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Evaluation guidance further resources

Evaluation guidance - further resources

Planning a Trailblazer Fund application? Start with this document.

This is a collection of additional resources if you want to take your evaluation to the next level. It responds to areas where we’re regularly asked for advice.

Data collection tools: This resource describes the variety of different data collection tools you can choose to help you evaluate your project. It explores some of the pros and cons of each collection tool and helps you to consider what will be the most appropriate for your project and participants.

Ethics and data protection: This resource explains your ethical responsibilities as data collectors and analysts. It contains information on obtaining consent, anonymity, and storing data responsibly.

Evaluation scales: This resource contains a collection of evaluation scales designed to help you measure progress towards musical, personal, social and workforce outcomes.

Common evaluation challenges: This resource compiles a list of common issues encountered in evaluation and frequently asked questions, alongside some responses or ways around them that you might find helpful. 

Quantitative data analysis: This resource contains guidance on how to get the best out of your quantitative data. It explores how to calculate averages, recognise trends, and draw conclusions about what the data is telling you.

Qualitative data analysis: This resource contains guidance on how to get the best out of your qualitative data. It explores how to organise your qualitative data, identify commonly occurring themes, and draw conclusions about what the data is telling you.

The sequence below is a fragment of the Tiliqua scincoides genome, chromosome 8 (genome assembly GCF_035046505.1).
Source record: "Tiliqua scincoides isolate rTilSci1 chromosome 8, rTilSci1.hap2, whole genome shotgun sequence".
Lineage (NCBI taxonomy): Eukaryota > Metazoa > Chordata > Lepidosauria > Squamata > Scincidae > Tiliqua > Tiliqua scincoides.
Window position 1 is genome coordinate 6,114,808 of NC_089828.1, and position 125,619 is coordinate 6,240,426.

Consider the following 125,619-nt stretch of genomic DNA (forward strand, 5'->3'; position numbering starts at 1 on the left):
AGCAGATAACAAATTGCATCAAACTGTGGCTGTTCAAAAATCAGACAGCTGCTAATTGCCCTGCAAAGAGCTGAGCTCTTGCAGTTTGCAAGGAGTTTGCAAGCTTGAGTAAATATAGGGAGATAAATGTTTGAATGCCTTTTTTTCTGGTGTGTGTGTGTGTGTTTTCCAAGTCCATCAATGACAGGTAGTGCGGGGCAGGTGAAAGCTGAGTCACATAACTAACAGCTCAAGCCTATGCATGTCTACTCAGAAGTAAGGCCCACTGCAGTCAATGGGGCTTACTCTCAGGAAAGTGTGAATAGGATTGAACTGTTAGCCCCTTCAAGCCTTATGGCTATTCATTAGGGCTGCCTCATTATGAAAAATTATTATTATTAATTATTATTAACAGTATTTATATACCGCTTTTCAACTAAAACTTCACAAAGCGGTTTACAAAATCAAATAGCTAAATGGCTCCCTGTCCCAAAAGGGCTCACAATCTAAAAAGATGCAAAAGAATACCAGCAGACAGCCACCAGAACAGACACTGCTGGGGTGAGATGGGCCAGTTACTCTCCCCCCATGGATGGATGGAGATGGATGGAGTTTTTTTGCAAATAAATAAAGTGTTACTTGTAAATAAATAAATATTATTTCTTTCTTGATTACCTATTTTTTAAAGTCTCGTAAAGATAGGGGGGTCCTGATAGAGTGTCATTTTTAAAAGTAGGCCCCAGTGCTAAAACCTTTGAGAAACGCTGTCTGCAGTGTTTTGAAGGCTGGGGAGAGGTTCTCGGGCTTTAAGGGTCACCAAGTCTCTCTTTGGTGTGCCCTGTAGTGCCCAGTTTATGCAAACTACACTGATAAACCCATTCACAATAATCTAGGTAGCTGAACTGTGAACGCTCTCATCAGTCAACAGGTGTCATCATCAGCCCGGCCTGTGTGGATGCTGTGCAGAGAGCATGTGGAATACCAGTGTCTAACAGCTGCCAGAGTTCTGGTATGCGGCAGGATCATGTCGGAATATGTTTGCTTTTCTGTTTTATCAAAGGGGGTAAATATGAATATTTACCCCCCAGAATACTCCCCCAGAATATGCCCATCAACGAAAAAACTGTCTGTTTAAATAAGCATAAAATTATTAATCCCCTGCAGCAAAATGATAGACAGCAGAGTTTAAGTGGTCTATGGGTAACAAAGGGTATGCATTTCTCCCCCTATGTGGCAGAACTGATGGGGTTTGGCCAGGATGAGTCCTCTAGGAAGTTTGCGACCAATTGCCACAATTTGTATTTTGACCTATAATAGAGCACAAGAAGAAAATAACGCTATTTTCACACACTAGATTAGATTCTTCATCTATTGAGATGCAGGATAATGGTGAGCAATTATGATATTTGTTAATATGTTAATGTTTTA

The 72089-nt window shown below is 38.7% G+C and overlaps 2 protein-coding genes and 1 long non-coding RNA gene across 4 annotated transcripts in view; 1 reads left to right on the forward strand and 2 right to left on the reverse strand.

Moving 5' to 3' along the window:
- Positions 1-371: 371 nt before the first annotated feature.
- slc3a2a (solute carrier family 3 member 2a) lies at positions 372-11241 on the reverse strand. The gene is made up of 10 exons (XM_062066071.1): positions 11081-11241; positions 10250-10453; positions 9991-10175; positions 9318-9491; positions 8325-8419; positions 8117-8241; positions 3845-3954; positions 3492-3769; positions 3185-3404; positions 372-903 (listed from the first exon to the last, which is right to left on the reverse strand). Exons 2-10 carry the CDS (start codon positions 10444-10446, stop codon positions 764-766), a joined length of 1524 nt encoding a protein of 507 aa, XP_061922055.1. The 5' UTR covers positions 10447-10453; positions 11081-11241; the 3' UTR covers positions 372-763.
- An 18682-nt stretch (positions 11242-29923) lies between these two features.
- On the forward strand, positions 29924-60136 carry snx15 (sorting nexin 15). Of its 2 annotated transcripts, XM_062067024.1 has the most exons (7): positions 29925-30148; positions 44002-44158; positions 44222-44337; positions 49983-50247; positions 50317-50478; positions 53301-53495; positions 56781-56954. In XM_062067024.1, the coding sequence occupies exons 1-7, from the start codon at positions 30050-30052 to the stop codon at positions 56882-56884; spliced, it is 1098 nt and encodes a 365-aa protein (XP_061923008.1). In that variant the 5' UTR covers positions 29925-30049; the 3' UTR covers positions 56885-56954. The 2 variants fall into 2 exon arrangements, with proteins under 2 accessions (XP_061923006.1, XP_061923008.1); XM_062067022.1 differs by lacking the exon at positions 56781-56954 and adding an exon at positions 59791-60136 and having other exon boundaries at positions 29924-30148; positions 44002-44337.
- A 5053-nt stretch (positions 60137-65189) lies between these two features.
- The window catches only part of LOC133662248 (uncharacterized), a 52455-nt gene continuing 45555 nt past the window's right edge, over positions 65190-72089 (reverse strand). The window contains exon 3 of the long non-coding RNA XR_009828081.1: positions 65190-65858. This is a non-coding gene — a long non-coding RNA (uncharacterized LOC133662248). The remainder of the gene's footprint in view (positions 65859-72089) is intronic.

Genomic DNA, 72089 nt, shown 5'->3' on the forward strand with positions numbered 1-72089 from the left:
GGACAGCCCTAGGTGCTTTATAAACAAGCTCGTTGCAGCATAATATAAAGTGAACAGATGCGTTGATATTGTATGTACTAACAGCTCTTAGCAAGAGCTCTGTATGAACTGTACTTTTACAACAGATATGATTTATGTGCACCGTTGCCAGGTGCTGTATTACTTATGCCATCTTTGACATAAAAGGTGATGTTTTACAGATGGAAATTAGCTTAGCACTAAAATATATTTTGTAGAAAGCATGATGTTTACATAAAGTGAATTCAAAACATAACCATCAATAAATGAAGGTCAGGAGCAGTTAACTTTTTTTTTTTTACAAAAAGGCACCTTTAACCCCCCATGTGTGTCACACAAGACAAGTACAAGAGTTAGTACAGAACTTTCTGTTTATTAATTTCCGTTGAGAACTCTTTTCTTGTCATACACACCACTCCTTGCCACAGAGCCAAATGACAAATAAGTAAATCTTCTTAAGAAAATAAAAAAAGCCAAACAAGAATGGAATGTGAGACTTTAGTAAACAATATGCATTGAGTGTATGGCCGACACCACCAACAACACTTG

Sample sizes: This resource contains information on how to capture proportionate and representative feedback from your participants. It explores how to calculate appropriate samples sizes to ensure a range of viewpoints in your data.

Different evaluation techniques: This resource lists interesting techniques of evaluation that Youth Music funded organisations use when they are working with different groups of participants.

Glossary of key terms

Glossary of key terms

  • activity - work carried out by a project to produce its outputs and achieve its overall aim and intended outcomes
  • aim - overall reason for a project and the long-term difference it is intended to make (also called mission)
  • baseline - data that shows what a situation is like before a project intervenes
  • data - any information collected
  • evaluation - using monitoring data to understand the effectiveness of a project
  • evidence - data that can be used to prove or disprove a claim
  • impact - broader or longer-term change that happens as a result of a project’s activities, outputs, and outcomes
  • indicator - specific, observable phenomenon that can be measured or assessed to demonstrate progress toward a goal; an outcome indicator shows progress toward an intended outcome
  • mission - same as aim
  • monitoring - collecting data in a systematic way to check progress against a project’s intended outcomes
  • outcome - change in skills, knowledge, or behaviour that happens as a result of a project’s activities and outputs; these changes are typically short- to medium-term and support long-term progress toward a project’s overall aim
  • output - product or service resulting from project activities and delivered as part of that project
  • planning triangle - tool for planning and visualising a project’s overall aim, intended outcomes, activities and need
  • qualitative - relating to words
  • quantitative - relating to numbers
  • data collection tool - record of an indicator that can be used to measure or assess progress toward a goal;  data collected in relation to an indicator
  • triangulation - process of verifying findings by combining multiple perspectives and methods


Additional note on language

How and why you should update language in your organisation - blog post. Global Majority or BAME? Disabled or D/Deaf and Disabled? Which language should we use? And how do we make those decisions? In the blog post we've outlined some of the changes to language we use across our organisation to describe groups of people, why it’s important, and what you should take into consideration when you update language in your own organisation.